New Technologies For Rebuilding After Natural Disasters - Rebuild Better And Smarter
The question that we inevitably ask after natural disasters like Hurricane Harvey, Mexico’s recent earthquakes, and the still burning California’s wildfires is: How do we rebuild? In most cases, we will rebuild - our communities band together time and time again. Building materials and construction technologies have come a long way recently, and there are a whole host of new techniques for offering short term shelter as well as rebuilding long term housing after natural disasters.
Like many of you, the Watershed Materials and Rammed Earth Works teams have been deeply concerned by the suffering following Hurricanes Harvey and Maria as well as the earthquakes in Mexico, wondering how we can help with the rebuilding efforts. We were then evacuated ourselves from the recent Napa / Sonoma fires that have ravaged areas far too close to our own homes, threatening our friends and neighbors. In the downtime of the past few days - we can't work while evacuated - we’ve cataloged the newest technologies for rebuilding after natural disaster added some of our own ideas into the list. Do you have new approaches to add to the list? Add them in the comments below,
The immediate aftermath of a disaster offers little shelter for those displaced by it. Is it enough to simply find the largest covered space to house everyone or will the future bring flexibility to emergency shelters?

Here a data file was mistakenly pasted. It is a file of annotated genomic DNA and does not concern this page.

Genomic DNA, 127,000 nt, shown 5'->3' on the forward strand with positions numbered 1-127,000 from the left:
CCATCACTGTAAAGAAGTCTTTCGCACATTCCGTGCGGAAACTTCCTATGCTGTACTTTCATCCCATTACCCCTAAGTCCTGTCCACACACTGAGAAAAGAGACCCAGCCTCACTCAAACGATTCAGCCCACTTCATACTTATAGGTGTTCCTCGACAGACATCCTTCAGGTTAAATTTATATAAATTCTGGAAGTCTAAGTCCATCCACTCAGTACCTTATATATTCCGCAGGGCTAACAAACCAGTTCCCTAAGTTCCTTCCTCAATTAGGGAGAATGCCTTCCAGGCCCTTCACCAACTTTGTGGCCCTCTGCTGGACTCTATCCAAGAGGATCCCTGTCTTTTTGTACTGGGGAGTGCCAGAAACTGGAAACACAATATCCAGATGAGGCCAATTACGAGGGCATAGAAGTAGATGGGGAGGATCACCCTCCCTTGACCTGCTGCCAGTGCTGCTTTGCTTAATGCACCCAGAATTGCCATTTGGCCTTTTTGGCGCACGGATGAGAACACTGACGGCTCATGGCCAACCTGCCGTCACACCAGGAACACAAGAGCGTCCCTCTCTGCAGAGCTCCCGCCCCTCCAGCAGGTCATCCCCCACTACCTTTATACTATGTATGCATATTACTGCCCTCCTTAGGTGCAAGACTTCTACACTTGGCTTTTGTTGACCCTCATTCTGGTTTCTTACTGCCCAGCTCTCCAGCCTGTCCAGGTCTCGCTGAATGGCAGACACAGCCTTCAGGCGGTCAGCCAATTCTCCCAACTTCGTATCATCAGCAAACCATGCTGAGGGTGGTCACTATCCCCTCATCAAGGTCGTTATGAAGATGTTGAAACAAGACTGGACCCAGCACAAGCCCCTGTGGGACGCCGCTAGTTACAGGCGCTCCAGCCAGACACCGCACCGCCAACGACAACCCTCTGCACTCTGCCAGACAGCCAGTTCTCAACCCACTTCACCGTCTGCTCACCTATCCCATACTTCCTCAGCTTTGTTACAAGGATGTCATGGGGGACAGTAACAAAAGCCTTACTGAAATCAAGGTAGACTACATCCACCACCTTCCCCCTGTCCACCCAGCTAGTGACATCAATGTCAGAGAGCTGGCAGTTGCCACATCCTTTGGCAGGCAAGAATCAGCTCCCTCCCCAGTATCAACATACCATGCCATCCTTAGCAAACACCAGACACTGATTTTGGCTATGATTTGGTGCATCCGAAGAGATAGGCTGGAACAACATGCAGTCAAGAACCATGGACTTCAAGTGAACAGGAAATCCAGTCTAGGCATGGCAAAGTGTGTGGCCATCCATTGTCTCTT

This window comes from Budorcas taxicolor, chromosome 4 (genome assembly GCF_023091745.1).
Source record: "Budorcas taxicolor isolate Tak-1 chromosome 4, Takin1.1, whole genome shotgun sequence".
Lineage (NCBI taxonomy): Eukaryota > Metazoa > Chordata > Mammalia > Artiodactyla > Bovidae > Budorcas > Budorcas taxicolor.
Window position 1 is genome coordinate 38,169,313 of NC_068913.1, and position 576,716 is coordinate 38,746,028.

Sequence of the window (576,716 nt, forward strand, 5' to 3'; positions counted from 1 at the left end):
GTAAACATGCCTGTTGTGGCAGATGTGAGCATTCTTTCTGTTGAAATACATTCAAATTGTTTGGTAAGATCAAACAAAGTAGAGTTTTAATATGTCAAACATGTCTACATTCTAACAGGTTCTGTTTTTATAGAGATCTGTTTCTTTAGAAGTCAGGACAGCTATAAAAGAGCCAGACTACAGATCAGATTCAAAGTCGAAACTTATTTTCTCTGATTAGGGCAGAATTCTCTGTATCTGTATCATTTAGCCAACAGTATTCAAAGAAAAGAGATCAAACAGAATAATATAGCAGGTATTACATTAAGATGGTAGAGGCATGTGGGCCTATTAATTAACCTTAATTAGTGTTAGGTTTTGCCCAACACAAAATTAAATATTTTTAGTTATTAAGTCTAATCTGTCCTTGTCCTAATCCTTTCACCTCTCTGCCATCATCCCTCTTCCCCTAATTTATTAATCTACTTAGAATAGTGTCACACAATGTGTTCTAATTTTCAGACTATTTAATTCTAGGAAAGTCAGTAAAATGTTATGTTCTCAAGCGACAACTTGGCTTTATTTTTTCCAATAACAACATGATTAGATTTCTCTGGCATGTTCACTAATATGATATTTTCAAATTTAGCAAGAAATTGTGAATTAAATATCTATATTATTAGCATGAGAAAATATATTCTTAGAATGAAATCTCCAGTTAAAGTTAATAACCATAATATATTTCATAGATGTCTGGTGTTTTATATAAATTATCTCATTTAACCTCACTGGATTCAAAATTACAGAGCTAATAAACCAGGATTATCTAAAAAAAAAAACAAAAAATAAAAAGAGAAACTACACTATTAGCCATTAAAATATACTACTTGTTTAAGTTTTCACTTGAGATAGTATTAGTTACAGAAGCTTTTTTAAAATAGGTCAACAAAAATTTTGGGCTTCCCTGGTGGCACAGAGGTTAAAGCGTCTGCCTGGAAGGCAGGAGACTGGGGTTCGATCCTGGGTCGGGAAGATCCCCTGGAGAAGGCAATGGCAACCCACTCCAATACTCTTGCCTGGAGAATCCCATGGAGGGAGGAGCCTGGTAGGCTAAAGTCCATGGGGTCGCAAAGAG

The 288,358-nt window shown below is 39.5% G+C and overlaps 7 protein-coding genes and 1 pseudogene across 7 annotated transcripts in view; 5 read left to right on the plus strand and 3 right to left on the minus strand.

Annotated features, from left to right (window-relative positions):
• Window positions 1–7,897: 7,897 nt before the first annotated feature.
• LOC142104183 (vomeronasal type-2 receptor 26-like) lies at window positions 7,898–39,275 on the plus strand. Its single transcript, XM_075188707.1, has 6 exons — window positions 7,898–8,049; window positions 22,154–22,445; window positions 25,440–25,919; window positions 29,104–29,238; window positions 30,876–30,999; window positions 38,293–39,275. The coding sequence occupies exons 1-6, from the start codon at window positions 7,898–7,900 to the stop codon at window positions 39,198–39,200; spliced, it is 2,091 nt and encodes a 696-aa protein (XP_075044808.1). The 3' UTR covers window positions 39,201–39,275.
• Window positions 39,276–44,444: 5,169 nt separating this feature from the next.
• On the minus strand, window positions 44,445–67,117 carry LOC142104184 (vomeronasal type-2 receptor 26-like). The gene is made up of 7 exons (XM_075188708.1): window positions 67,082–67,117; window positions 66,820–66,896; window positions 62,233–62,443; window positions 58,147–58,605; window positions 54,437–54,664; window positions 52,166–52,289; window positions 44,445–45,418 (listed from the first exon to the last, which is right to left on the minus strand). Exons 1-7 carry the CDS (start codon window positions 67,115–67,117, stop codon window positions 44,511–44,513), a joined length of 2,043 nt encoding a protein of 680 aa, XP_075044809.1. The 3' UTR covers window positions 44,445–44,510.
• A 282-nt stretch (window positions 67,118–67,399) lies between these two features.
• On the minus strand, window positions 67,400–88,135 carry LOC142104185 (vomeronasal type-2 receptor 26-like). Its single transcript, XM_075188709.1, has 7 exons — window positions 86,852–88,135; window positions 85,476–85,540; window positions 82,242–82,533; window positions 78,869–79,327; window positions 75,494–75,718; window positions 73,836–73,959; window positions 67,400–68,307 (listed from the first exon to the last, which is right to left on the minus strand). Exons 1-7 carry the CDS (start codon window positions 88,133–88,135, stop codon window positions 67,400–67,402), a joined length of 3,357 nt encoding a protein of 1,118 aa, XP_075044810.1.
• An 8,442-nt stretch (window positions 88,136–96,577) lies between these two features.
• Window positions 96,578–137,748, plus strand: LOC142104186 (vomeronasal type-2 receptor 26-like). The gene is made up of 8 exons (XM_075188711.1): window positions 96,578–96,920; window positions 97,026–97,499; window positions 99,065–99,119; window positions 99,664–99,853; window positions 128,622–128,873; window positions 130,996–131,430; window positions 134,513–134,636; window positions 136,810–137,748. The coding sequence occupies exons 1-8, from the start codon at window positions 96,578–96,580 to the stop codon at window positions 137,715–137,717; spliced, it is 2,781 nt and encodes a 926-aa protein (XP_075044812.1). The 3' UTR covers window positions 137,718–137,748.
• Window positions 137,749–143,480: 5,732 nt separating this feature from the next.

The Exo Shelter is a sleek, futuristic, efficient emergency shelter that holds 4 people. It’s being rolled out post-disaster, but also during music festivals and other commercial uses.
RE:BUILD is a less graceful but more practical modular shelter made with local materials. It brings larger-scale temporary shelters for housing, clinics, schools, and dining halls when people need them the most.
If the local stadium, high school, or other public place is still the best bet, architect Shigeru Ban’s Paper Partition System adds some much needed privacy using cheaply-sourced canvas and paper tubes. His larger-scale temporary Container Housing is another lightweight, affordable win.
The resources needed to survive and rebuild are often unavailable immediately after a natural disaster, especially in areas like the Caribbean where most traditional building materials aren’t manufactured locally. Nations respond with aid as soon as they can, but getting it to the scene is just another obstacle in the process of rebuilding. Destroyed bricks, concrete, glass, and steel must be removed before a new development can begin.
Watershed Materials is focusing on what we can do to repurpose the materials available right at the scene of a disaster. Our pop-up transportable high compression block plant takes excavated materials or mineral grains and turns them into durable masonry blocks using an ultra-high compression similar to the natural process of lithification.
Watershed Materials’ technology is being developed to repurpose existing materials - in the case of natural disasters even the wreckage of previous structures - right at the construction site. In the case of natural disasters, we hope to turn crushed concrete and brick into new, safe and sustainable masonry products to re-build stronger using existing waste material. In more traditional building projects like the Kirkham Project in San Francisco, this technology can turn excavation that usually needs to be removed from the site into building materials, saving money, reducing construction traffic, and limiting the pollution that goes along with it.